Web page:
For centuries, different cultures with inspiration have approached, adopted and adapted paper art. The origins of many paper crafts, such as the Korean Hanji, can be traced to specific countries. Papier-mâché (crushed paper) with its French sound is actually a technique that originated in ancient China. Another popular practice that has left a special footprint throughout the world is origami - the art of bending paper. Although most commonly referred to as Japanese art, it is also rooted in China and Europe. So lets examine the unique history of origami to understand how different cultures have outlined the beautiful and so loved form of art.
What is origami?
Origami is the art of bending paper. Its name derives from the Japanese words Ori - Bend and Kami - Paper. The traditional origami is the folding of a square piece of paper (often with a colored side) into a sculpture - no cut, no gluing or even no delineation.
The history of origami
Creative minds from several countries have contributed to being the origins of what is today. The paper was created in China around 105 AD, and the folded paper - or zhezhi - as the Chinese call it - is likely to emerge shortly thereafter. About 900 AD yuanbao paper or real gold bits become an indispensable part of the traditional Chinese funeral. Created by carefully folding gold or yellow paper in the form of precious bullion, these ephemeral ornaments were created with the intention of throwing themselves into the fire at the end of the ceremony. Subsequently, folding of paper becomes a common practice. Though similar to Japanese origami, modern Chinese folding of paper is concentrated more on non-living objects such as boats and cans. The paper entered Japan in the 6th century. At that time the practice of its folding appeared as a ceremonial ritual in Shintoism. It was not until the historic Edo period (1603-1688) that origami became an activity for leisure and art. Similar to wood block printing - an art form that is also gaining popularity at that time - origami often features flowers, birds and other natural motifs. These themes also prevail in modern origami, which remains true to tradition in all paragraphs except one: initially, artists are allowed to strategically cut off pieces of paper. Today, however, true origami is sculpted only by folding - a rule the Japanese welcome from Europe.In Europe it is believed that the folding of paper has evolved from folding napkins - a practice that became popular in the 17th century. Like the Japanese origami, the folding of napkins uses different methods and techniques that lead to many abstract and figurative shapes. Ultimately, this interest in folding goes from school napkins to evening parties to schools, namely: in Friedrich Førbel's innovative curriculum. As a founder of kindergartens, Føebel includes several practices in his "games and activities institutions", including folding paper. This introduces the children to origami, which allows the art to flourish across the continent. In China, however, people are not very interested in this art. The most classical models are probably known and there, and perhaps originally derived from there, but certainly were later perfected in Japan, where origami was carried around the sixth century and where it really did reach its greatest rise.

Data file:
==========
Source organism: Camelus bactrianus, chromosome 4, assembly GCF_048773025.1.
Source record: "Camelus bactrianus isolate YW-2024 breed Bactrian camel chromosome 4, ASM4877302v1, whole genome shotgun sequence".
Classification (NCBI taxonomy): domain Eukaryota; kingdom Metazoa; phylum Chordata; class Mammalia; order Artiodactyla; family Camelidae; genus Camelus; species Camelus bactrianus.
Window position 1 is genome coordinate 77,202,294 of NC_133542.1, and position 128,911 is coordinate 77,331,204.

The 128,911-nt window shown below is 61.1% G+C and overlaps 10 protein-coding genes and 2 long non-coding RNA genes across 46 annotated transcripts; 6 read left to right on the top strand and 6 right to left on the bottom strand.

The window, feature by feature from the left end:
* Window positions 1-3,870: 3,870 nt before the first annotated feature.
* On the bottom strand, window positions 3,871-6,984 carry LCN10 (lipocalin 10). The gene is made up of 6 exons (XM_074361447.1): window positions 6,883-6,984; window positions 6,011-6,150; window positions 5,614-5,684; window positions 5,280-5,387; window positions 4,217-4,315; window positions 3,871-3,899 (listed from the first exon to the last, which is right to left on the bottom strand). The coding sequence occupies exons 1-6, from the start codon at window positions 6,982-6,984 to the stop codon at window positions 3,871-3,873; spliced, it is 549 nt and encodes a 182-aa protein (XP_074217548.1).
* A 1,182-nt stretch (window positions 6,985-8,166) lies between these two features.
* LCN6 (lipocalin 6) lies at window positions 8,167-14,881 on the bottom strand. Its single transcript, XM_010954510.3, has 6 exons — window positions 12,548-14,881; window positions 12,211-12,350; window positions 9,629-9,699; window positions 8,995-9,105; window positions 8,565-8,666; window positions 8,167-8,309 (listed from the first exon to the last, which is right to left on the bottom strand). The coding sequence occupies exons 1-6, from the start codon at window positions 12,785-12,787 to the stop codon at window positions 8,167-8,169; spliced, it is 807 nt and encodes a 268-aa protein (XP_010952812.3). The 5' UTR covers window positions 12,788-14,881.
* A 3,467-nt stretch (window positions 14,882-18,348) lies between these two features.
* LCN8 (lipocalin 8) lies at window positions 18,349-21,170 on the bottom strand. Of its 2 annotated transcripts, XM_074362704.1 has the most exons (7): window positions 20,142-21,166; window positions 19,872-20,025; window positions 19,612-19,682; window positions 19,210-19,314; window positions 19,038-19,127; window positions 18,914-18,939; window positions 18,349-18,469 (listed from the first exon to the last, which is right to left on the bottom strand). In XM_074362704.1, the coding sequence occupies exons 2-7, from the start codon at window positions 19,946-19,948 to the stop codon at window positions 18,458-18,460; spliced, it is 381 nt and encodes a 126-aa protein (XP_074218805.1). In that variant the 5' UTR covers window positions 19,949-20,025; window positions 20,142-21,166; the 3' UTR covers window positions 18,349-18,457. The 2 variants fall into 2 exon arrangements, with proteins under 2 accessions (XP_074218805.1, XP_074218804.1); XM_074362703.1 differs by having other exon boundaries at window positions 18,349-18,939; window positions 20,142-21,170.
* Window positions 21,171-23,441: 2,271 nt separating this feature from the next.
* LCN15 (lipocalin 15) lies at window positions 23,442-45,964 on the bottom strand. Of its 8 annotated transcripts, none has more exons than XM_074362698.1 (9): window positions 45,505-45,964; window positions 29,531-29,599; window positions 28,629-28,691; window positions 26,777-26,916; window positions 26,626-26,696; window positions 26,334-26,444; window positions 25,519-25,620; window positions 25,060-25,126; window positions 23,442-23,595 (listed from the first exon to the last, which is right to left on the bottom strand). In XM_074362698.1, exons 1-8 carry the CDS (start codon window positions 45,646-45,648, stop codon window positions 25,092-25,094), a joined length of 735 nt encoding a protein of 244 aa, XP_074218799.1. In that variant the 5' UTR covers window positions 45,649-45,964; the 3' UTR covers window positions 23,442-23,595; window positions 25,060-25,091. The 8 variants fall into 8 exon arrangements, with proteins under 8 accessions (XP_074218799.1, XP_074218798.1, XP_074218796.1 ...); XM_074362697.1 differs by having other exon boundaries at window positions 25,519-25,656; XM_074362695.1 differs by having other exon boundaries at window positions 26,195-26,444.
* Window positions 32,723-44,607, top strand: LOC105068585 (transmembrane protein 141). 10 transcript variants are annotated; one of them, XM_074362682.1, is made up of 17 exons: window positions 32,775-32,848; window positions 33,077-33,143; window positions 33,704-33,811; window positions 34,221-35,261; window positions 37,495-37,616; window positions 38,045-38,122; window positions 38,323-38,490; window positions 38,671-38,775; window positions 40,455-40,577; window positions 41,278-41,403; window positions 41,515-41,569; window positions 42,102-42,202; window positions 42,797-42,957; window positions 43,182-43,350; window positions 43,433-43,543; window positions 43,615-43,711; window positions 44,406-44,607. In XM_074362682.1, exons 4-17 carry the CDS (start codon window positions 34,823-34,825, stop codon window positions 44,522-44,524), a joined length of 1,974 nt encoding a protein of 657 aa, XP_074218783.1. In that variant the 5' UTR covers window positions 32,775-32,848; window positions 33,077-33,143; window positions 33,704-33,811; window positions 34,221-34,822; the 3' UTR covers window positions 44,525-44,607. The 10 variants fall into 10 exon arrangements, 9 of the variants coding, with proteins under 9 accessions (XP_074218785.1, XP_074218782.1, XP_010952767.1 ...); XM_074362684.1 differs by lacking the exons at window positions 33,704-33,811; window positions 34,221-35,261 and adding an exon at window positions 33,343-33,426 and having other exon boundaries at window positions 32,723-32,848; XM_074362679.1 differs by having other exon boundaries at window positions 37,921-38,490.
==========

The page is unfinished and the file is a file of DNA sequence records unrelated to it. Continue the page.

Initially, it is limited within the upper classes. Before the epoch of the Emperor Edo (XVII-XIX century), origami (which at that time was actually called Origami or the orica, and later also the oremon) existed mainly in the form of various ceremonial, mainly wedding ornaments - interesting figures that few people they knew how to reproduce, and the keeping of the secret of their folding was a matter of honor. There are a number of different models for decorating traditional wedding saké bottles, the most common motif being butterflies (ocho-mecho), and for newlyweds - stylized human figurines. These butterflies are also the subject of the first sure written mention of origami - a little haiku from 1680 - "Rosei ga yume no choo wa orisue". Origami was popular and among the samurai caste - the samurai wore small amulets of paper that were thought to protect against misfortune and bring victory in the battles. These amulets were called noshi, and a wave of dried meat or fish was intertwined in origami.
The Legend of the 1000th Crane
According to the legend, who made a thousand paper cranes what his heart longs for, will become a reality. The crane is a symbol of peace because of a young girl named Sadako. She was irradiated by radiation from the explosion of the atomic bomb over Hiroshima. In 1945, dying of leukemia, a 12-year-old girl heard the legend and decided to make a thousand cranes so she could live. But when she saw the other children in the ward die, she knew she would not live, so she wished peace on earth and the end of suffering. Sadako died and was buried with a wreath of a thousand cranes as a tribute to her dream. Her friends made a granite statue in the Hiroshima Park of Peace: "A young girl with a stretched out hand and a crane." Sadako wrote haiku, which translates like this: I will write peace on your wings, and you will fly around the world so that the children do not have to die like this.